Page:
<optgroup id="euqu6"><div id="euqu6"></div></optgroup>
<center id="euqu6"></center>

Kenai National Wildlife Refuge, Alaska

Photo by: Ian Shive

Ian Shive

Capturing Alaska: Winter into Spring

The best stories are those that exist around authentic moments. In this case, showing the earliest signs of spring as cracks and textures emerge on a lake in Alaska.

June 01, 2020

Living and feeling authentic experiences outdoors is critical to successful photography. Many photographers spend a tremendous amount of time focused on the technical aspects of photography, but what makes a truly great image is your ability to convey a story.

Read More

Nature In Focus: Seasons Changing in Alaska 04:55

Follow nature photographer, Ian Shive on his journey to capture the beauty of Winter turning to Spring at the Kenai National Wildlife Refuge in Alaska only on Discovery’s NATURE IN FOCUS.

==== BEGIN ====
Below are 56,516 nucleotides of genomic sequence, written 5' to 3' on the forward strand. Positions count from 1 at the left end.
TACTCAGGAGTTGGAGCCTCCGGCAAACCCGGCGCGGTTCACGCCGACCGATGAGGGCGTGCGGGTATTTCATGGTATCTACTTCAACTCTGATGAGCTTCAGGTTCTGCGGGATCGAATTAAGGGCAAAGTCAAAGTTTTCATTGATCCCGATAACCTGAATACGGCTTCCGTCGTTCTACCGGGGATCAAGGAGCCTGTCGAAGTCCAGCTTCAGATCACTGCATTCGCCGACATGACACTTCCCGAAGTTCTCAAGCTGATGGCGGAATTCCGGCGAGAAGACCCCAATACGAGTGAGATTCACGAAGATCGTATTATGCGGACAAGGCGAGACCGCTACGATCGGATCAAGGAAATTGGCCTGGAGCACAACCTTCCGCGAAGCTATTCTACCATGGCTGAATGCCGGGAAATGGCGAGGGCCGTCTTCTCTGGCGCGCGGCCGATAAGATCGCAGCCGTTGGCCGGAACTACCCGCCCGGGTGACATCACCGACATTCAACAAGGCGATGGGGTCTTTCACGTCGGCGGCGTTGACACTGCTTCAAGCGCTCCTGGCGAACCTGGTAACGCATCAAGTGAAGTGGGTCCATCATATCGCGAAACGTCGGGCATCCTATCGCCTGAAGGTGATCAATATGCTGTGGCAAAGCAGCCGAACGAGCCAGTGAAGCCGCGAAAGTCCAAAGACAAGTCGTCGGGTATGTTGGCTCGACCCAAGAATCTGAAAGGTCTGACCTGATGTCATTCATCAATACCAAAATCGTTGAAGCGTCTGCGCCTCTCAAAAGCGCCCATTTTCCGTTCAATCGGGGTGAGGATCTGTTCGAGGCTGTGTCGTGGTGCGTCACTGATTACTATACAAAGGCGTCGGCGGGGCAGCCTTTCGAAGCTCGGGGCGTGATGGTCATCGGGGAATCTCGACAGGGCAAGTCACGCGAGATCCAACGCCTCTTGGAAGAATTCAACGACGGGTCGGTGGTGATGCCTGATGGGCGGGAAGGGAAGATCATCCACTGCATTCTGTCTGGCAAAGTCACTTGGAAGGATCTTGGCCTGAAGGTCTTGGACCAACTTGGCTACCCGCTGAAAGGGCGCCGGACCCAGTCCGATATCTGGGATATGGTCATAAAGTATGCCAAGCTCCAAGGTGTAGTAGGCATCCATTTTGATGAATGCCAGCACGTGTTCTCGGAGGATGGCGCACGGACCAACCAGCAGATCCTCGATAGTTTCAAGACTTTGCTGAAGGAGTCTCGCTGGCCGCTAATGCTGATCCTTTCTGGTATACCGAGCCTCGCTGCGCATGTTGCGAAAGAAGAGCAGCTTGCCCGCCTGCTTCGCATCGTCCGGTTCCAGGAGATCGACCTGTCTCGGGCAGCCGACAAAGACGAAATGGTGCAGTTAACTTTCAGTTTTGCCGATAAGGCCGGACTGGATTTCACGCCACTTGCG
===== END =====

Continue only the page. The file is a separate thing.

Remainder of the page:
When Perfect is All Around...

Kenai National Wildlife Refuge is often called “Alaska in miniature.” It has a little bit of everything, from gorgeous white-capped mountains to ribbons of blue rivers flowing through the forests and ancient glaciers hiding high above, feeding life to the landscape below. It’s a place I've been fortunate to have visited many times over the last few years, building a gallery of beautiful still images representing one of America’s greatest public land systems.

Kenai National Wildlife Refuge, Alaska: Skilak Glacier

Photo by: Ian Shive

Ian Shive

Kenai National Wildlife Refuge, Alaska: Skilak Glacier